A.C.E. Charter School becomes a reality

“God gave me Ace for a purpose and advocating for him is my drive”.

Maddie Worsham Cannon is a woman who has been driven in a mission to get the best educational opportunities for their son, Ace. Ace was diagnosed on the autism spectrum before he began preschool. In 20-21 he was in a small classroom for special services. As the year was ending, Maddie began discussing how the kindergarten year would look. She quickly realized that Ace would not have the same environment or the same services. “I began conversations with our speech therapist, Joellen Freeman. She was blunt with me and made me realize that what Ace had been a part of in preschool would not be replicated”.

It was then that Maddie decided that she had to do something to ensure that her son would not get left behind. Maddie says that it was actually Joellen’s daughter who joking said, “You should start a school”.

Never tell a momma that this is the best that can be done. Mothers do not accept that. It took 2.5 years, but Tuesday at about 5:30 p.m. the reality of A.C.E Type Two Charter School was realized. The Academy of Collaborative Education is a public school for K-5 with spaces for 96 children with autism. Class sizes are 8 students in each class with a teacher, paraprofessional, and a behavioral therapist. The school will have 180 instructional days and will follow the Ouachita Public School calendar closely. Exceptions to this calendar will be an extra week of extended school year (ESY) instruction added in after fall, spring, and summer break. The school year will run through June 6.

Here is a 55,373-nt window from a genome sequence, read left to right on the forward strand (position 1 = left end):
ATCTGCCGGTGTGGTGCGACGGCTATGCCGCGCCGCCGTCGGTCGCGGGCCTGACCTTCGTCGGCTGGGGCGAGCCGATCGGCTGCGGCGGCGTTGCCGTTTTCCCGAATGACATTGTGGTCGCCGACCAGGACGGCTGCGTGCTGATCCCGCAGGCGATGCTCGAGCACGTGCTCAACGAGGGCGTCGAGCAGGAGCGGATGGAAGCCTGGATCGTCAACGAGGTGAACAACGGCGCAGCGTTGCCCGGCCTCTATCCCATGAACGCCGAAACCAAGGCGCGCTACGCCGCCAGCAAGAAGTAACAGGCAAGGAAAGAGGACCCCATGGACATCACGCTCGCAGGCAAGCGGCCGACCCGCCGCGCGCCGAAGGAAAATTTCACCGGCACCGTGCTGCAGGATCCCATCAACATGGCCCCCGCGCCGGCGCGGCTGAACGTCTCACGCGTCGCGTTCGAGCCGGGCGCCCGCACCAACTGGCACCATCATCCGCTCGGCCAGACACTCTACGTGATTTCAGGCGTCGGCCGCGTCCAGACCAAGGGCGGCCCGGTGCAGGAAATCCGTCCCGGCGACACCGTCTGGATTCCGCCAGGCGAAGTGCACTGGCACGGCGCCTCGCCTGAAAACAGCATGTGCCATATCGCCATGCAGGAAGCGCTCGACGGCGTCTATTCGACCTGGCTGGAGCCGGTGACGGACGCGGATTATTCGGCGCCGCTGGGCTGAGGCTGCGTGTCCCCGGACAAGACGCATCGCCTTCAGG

The school was approved with conditions of completing all final requirements before the July 29, 2024, start date. The next steps are to work with the Department of Education to finalize all policies. The facility needs to be renovated. The application for instructional staff is needed and all staff must be hired and trained.

Maddie says that she is thankful for the support from her family and the gentle pushes to keep her moving forward in this process. “My family is my rock. They support me in every way and do not let me quit.” When asked what she would like to tell other families with children with autism, she says, “Don’t stop asking for what your child needs. Don’t stop pushing the schools. Don’t stop demanding what will help your child succeed in life. You are your child’s first and best advocate. If they tell you no then look for a better path”.

Maddie Worsham Cannon is the wife of Richard Cannon. Daughter of Richard and Jeannie Worsham of Coushatta. Richard is the son of Ricky and Liz Cannon of Martin.

Pictured: Maddie and Richard with their children Gracyn, Jett and Ace